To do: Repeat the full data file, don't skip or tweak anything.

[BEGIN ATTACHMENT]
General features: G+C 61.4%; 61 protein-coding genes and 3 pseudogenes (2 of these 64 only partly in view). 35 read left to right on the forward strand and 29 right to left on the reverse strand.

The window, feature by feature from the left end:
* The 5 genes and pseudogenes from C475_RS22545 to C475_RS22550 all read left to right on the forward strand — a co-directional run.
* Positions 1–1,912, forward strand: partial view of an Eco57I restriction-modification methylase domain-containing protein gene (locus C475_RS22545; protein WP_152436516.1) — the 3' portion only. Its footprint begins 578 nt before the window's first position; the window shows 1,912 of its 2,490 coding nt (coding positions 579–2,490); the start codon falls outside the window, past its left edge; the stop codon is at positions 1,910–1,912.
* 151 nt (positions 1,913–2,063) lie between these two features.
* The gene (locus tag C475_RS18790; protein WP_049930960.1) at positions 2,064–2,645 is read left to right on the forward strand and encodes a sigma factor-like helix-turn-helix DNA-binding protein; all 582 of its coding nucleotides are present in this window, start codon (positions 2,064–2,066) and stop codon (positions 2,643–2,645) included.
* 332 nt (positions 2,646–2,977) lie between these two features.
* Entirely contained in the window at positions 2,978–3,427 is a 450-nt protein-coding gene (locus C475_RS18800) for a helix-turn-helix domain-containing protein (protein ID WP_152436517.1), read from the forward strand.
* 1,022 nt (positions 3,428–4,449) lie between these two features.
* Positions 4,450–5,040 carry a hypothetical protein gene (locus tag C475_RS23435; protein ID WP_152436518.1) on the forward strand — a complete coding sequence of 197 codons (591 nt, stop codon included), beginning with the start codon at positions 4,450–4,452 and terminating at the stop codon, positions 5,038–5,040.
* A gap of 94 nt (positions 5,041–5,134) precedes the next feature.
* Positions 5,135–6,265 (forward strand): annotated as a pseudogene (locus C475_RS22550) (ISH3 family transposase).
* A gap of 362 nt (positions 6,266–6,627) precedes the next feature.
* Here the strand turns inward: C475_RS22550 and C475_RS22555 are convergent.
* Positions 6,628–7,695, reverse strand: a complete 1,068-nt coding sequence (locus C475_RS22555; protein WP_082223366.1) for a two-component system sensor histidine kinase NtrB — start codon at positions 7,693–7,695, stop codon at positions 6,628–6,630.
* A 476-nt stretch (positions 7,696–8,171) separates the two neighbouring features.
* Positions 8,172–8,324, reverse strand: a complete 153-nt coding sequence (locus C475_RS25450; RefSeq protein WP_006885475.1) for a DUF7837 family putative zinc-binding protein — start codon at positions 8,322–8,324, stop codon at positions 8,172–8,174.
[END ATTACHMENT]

General features: G+C 61.4%; 61 protein-coding genes and 3 pseudogenes (2 of these 64 only partly in view). 35 read left to right on the forward strand and 29 right to left on the reverse strand.

The window, feature by feature from the left end:
* The 5 genes and pseudogenes from C475_RS22545 to C475_RS22550 all read left to right on the forward strand — a co-directional run.
* Positions 1–1,912, forward strand: partial view of an Eco57I restriction-modification methylase domain-containing protein gene (locus C475_RS22545; protein WP_152436516.1) — the 3' portion only. Its footprint begins 578 nt before the window's first position; the window shows 1,912 of its 2,490 coding nt (coding positions 579–2,490); the start codon falls outside the window, past its left edge; the stop codon is at positions 1,910–1,912.
* 151 nt (positions 1,913–2,063) lie between these two features.
* The gene (locus tag C475_RS18790; protein WP_049930960.1) at positions 2,064–2,645 is read left to right on the forward strand and encodes a sigma factor-like helix-turn-helix DNA-binding protein; all 582 of its coding nucleotides are present in this window, start codon (positions 2,064–2,066) and stop codon (positions 2,643–2,645) included.
* 332 nt (positions 2,646–2,977) lie between these two features.
* Entirely contained in the window at positions 2,978–3,427 is a 450-nt protein-coding gene (locus C475_RS18800) for a helix-turn-helix domain-containing protein (protein ID WP_152436517.1), read from the forward strand.
* 1,022 nt (positions 3,428–4,449) lie between these two features.
* Positions 4,450–5,040 carry a hypothetical protein gene (locus tag C475_RS23435; protein ID WP_152436518.1) on the forward strand — a complete coding sequence of 197 codons (591 nt, stop codon included), beginning with the start codon at positions 4,450–4,452 and terminating at the stop codon, positions 5,038–5,040.
* A gap of 94 nt (positions 5,041–5,134) precedes the next feature.
* Positions 5,135–6,265 (forward strand): annotated as a pseudogene (locus C475_RS22550) (ISH3 family transposase).
* A gap of 362 nt (positions 6,266–6,627) precedes the next feature.
* Here the strand turns inward: C475_RS22550 and C475_RS22555 are convergent.
* Positions 6,628–7,695, reverse strand: a complete 1,068-nt coding sequence (locus C475_RS22555; protein WP_082223366.1) for a two-component system sensor histidine kinase NtrB — start codon at positions 7,693–7,695, stop codon at positions 6,628–6,630.
* A 476-nt stretch (positions 7,696–8,171) separates the two neighbouring features.
* Positions 8,172–8,324, reverse strand: a complete 153-nt coding sequence (locus C475_RS25450; RefSeq protein WP_006885475.1) for a DUF7837 family putative zinc-binding protein — start codon at positions 8,322–8,324, stop codon at positions 8,172–8,174.